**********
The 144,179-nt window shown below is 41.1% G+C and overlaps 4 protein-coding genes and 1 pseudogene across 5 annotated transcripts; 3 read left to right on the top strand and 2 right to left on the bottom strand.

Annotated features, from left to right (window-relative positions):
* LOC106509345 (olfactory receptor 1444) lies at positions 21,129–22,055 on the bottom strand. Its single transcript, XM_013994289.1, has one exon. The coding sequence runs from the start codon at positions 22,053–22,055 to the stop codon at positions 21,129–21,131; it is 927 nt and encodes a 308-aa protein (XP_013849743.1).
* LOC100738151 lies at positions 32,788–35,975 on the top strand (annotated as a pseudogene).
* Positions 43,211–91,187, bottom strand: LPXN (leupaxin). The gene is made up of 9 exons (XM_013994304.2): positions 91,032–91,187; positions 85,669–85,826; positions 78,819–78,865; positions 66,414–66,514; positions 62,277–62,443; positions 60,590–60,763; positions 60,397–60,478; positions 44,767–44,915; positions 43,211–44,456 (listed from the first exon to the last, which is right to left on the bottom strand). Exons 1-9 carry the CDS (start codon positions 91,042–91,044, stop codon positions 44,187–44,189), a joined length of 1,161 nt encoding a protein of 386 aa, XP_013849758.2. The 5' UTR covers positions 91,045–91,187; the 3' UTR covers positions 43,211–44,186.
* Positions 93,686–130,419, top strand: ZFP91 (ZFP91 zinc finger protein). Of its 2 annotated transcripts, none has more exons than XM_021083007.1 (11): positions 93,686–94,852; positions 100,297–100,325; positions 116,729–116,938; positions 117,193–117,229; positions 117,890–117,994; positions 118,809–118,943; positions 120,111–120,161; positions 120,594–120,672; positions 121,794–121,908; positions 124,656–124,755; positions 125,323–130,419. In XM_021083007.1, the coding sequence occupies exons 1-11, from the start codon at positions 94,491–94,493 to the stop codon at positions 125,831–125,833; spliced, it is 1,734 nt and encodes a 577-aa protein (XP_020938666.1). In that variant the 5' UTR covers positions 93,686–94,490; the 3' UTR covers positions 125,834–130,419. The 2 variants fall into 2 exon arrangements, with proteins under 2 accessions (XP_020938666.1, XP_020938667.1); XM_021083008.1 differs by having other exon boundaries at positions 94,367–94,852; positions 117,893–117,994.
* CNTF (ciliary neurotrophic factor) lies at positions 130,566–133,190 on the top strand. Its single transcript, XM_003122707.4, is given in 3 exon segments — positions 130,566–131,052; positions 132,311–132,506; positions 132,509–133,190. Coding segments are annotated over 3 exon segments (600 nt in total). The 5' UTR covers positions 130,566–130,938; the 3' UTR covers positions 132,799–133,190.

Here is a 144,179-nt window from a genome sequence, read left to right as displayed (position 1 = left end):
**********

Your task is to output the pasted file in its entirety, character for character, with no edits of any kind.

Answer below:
The 144,179-nt window shown below is 41.1% G+C and overlaps 4 protein-coding genes and 1 pseudogene across 5 annotated transcripts; 3 read left to right on the top strand and 2 right to left on the bottom strand.

Annotated features, from left to right (window-relative positions):
* LOC106509345 (olfactory receptor 1444) lies at positions 21,129–22,055 on the bottom strand. Its single transcript, XM_013994289.1, has one exon. The coding sequence runs from the start codon at positions 22,053–22,055 to the stop codon at positions 21,129–21,131; it is 927 nt and encodes a 308-aa protein (XP_013849743.1).
* LOC100738151 lies at positions 32,788–35,975 on the top strand (annotated as a pseudogene).
* Positions 43,211–91,187, bottom strand: LPXN (leupaxin). The gene is made up of 9 exons (XM_013994304.2): positions 91,032–91,187; positions 85,669–85,826; positions 78,819–78,865; positions 66,414–66,514; positions 62,277–62,443; positions 60,590–60,763; positions 60,397–60,478; positions 44,767–44,915; positions 43,211–44,456 (listed from the first exon to the last, which is right to left on the bottom strand). Exons 1-9 carry the CDS (start codon positions 91,042–91,044, stop codon positions 44,187–44,189), a joined length of 1,161 nt encoding a protein of 386 aa, XP_013849758.2. The 5' UTR covers positions 91,045–91,187; the 3' UTR covers positions 43,211–44,186.
* Positions 93,686–130,419, top strand: ZFP91 (ZFP91 zinc finger protein). Of its 2 annotated transcripts, none has more exons than XM_021083007.1 (11): positions 93,686–94,852; positions 100,297–100,325; positions 116,729–116,938; positions 117,193–117,229; positions 117,890–117,994; positions 118,809–118,943; positions 120,111–120,161; positions 120,594–120,672; positions 121,794–121,908; positions 124,656–124,755; positions 125,323–130,419. In XM_021083007.1, the coding sequence occupies exons 1-11, from the start codon at positions 94,491–94,493 to the stop codon at positions 125,831–125,833; spliced, it is 1,734 nt and encodes a 577-aa protein (XP_020938666.1). In that variant the 5' UTR covers positions 93,686–94,490; the 3' UTR covers positions 125,834–130,419. The 2 variants fall into 2 exon arrangements, with proteins under 2 accessions (XP_020938666.1, XP_020938667.1); XM_021083008.1 differs by having other exon boundaries at positions 94,367–94,852; positions 117,893–117,994.
* CNTF (ciliary neurotrophic factor) lies at positions 130,566–133,190 on the top strand. Its single transcript, XM_003122707.4, is given in 3 exon segments — positions 130,566–131,052; positions 132,311–132,506; positions 132,509–133,190. Coding segments are annotated over 3 exon segments (600 nt in total). The 5' UTR covers positions 130,566–130,938; the 3' UTR covers positions 132,799–133,190.

Here is a 144,179-nt window from a genome sequence, read left to right as displayed (position 1 = left end):